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Characterisation of wastes towards sustainable landfilling by some physical and mechanical properties with an emphasis on solid particles compressibility

Characterisation of wastes towards sustainable landfilling by some physical and mechanical properties with an emphasis on solid particles compressibility
Characterisation of wastes towards sustainable landfilling by some physical and mechanical properties with an emphasis on solid particles compressibility
The EU landfill directive requires the amount of wastes going to landfills to be reduced significantly in compliance with the sustainable waste management principles. However, the disposal has been and will continue to play a significant role, and the overall aim is an improved design and operation of the landfill sites, and reduction of their negative environmental impact towards sustainable landfilling. Waste has been recognised by other researchers as the primary structural element in landfills; therefore for better understanding of its behaviour, the physical and engineering properties of its components must be well known. The main aspect of this research was focused on investigation of particle compressibility and its effect on the overall compressibility and settlement of the waste body. A methodology to measure particle compressibility in saturated conditions at various stress levels was developed, using synthetic deformable materials and mechanically-biologically treated (MBT) waste. MBT waste sample with particle size reduced to 9 mm showed a response to loading similar to soils, hence soil mechanics principles will be applicable. Simultaneously, a categorisation of different types of pre-treated wastes was carried out by some of their physical and geometrical properties. The results were interconnected into a newly developed waste classification system, which allowed an assessment and comparison of their geomechanical and flow properties, and predict to some extent their future behaviour in landfills. About a third of the MBT samples by mass comprised a matrix (fine material of <5 mm) into which the larger particles were embedded. The large 2D elements (mainly presented by plastics, glass and metal foils) will play an important role for stability and flow transportation, taking about 25% by mass. On one hand, they will have a reinforcing effect but on the other, they will modify, divert, or impede the flow paths in the waste which may result in reduced permeability or preferential flows. Highly compressible synthetic materials were also used to simulate the deformable materials in landfills (such as hollow 3D elements). They tend to embed into each other and form a horizontal highly dense structure which reduces significantly or completely the volume of voids. In large scale, this will lead to modified or blocked the flow paths and hence reduce the flow rates and impede the flushing of contaminants in landfills. Compressible particles reach their maximum compressibility at certain stress thresholds and progressively change their shape from 3D compressible to 2D incompressible. At the end of the study, a simplified phase relationship model was suggested, considering changes in the solid phase due to both particle compressibility and decomposition. The applicability of the conventional effective stress theory on highly compressible materials was questioned as well.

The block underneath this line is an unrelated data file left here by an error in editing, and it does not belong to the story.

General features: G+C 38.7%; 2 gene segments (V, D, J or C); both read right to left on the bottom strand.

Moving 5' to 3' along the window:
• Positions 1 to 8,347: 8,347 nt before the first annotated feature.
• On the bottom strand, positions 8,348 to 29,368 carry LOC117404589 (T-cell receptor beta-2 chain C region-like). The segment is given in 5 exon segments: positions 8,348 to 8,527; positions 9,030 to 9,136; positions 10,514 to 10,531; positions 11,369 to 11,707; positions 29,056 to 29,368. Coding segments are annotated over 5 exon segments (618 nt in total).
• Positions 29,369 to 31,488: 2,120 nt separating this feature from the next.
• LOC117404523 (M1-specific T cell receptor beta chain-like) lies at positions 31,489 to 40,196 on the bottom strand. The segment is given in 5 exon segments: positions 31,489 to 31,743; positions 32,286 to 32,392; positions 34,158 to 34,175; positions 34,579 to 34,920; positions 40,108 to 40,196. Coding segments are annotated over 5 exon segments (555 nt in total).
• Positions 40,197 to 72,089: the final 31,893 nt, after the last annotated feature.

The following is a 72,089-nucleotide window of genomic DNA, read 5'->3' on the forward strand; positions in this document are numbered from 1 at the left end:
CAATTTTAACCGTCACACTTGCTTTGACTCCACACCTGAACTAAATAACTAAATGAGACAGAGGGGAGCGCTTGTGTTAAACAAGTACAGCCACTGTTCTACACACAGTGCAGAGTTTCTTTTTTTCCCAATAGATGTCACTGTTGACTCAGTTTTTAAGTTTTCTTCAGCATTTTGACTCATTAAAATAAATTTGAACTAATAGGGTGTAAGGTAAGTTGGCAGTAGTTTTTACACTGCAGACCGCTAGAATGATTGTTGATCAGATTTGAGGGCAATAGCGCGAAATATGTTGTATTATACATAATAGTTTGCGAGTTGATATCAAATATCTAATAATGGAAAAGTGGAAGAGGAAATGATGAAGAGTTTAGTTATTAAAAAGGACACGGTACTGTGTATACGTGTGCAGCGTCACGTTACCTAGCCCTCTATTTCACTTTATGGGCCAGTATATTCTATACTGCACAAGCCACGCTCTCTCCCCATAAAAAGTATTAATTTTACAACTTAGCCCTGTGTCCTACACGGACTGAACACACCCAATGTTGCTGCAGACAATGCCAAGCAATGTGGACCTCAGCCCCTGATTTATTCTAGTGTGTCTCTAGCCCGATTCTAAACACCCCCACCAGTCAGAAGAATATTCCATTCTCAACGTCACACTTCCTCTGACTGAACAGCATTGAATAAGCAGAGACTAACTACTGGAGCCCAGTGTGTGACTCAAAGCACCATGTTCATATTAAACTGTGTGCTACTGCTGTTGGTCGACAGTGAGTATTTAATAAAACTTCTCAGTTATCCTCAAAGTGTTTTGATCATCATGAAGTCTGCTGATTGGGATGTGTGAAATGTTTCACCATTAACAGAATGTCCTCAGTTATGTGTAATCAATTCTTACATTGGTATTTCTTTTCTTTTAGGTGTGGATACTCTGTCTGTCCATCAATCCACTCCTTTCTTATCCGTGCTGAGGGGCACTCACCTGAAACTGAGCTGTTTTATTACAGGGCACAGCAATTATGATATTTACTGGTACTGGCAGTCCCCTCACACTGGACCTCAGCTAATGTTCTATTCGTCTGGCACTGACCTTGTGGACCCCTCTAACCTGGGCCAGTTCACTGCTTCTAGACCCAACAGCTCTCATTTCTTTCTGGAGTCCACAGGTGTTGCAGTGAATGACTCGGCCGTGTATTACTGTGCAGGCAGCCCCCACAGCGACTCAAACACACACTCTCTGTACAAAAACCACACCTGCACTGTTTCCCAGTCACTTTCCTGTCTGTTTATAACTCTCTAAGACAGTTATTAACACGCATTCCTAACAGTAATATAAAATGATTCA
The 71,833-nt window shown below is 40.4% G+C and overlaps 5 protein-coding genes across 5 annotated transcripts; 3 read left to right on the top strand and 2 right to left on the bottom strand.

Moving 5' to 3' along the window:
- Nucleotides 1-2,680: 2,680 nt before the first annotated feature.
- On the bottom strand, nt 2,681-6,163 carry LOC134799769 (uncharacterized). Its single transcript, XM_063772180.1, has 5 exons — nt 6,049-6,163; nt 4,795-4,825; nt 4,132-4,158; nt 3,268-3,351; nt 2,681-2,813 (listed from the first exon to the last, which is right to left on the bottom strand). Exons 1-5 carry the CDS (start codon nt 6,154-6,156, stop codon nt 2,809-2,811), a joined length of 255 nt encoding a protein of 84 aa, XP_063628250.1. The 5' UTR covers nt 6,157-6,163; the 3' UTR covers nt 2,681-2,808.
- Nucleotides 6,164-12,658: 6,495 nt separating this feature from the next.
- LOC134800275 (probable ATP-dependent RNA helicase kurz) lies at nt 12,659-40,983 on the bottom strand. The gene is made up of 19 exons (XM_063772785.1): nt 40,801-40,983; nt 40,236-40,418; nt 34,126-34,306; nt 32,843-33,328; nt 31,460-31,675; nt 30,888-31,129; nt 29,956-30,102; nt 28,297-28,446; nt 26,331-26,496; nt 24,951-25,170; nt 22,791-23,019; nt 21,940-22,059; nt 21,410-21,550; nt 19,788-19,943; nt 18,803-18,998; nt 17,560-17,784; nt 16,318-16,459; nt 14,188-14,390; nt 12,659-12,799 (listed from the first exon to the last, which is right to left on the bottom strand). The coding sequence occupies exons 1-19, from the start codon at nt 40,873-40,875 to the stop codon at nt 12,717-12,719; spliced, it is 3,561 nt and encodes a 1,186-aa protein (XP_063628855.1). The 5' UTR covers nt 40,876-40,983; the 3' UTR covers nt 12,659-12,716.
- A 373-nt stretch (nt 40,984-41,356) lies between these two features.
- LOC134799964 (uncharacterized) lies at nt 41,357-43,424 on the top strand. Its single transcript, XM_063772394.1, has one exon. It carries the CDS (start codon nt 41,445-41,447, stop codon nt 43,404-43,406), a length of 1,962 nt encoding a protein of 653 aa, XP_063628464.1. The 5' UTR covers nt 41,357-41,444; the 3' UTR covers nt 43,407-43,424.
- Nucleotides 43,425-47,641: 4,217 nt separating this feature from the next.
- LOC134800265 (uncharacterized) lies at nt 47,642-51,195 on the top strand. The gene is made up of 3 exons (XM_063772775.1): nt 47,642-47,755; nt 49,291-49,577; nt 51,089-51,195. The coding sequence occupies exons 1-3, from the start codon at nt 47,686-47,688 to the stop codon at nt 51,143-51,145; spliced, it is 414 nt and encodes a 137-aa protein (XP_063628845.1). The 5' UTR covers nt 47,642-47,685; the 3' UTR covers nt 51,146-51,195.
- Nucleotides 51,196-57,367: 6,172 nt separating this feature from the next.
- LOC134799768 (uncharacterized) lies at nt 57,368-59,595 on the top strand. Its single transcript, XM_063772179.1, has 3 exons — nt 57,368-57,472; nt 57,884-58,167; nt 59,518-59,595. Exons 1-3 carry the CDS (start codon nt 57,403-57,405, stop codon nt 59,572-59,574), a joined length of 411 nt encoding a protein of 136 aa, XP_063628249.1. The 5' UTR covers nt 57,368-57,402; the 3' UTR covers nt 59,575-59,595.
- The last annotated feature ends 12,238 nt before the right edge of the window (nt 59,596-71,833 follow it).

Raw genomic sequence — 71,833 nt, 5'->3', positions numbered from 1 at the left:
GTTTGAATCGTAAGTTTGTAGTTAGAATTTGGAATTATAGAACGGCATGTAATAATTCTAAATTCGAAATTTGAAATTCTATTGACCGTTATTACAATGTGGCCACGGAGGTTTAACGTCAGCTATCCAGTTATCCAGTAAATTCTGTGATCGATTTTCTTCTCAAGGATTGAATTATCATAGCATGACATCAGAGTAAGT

Velkushanova, K.
36a61b5b-95dc-4e66-8d8d-4612a5c013f5
Velkushanova, K.
36a61b5b-95dc-4e66-8d8d-4612a5c013f5
Richards, David
a58ea81e-443d-4dab-8d97-55d76a43d57e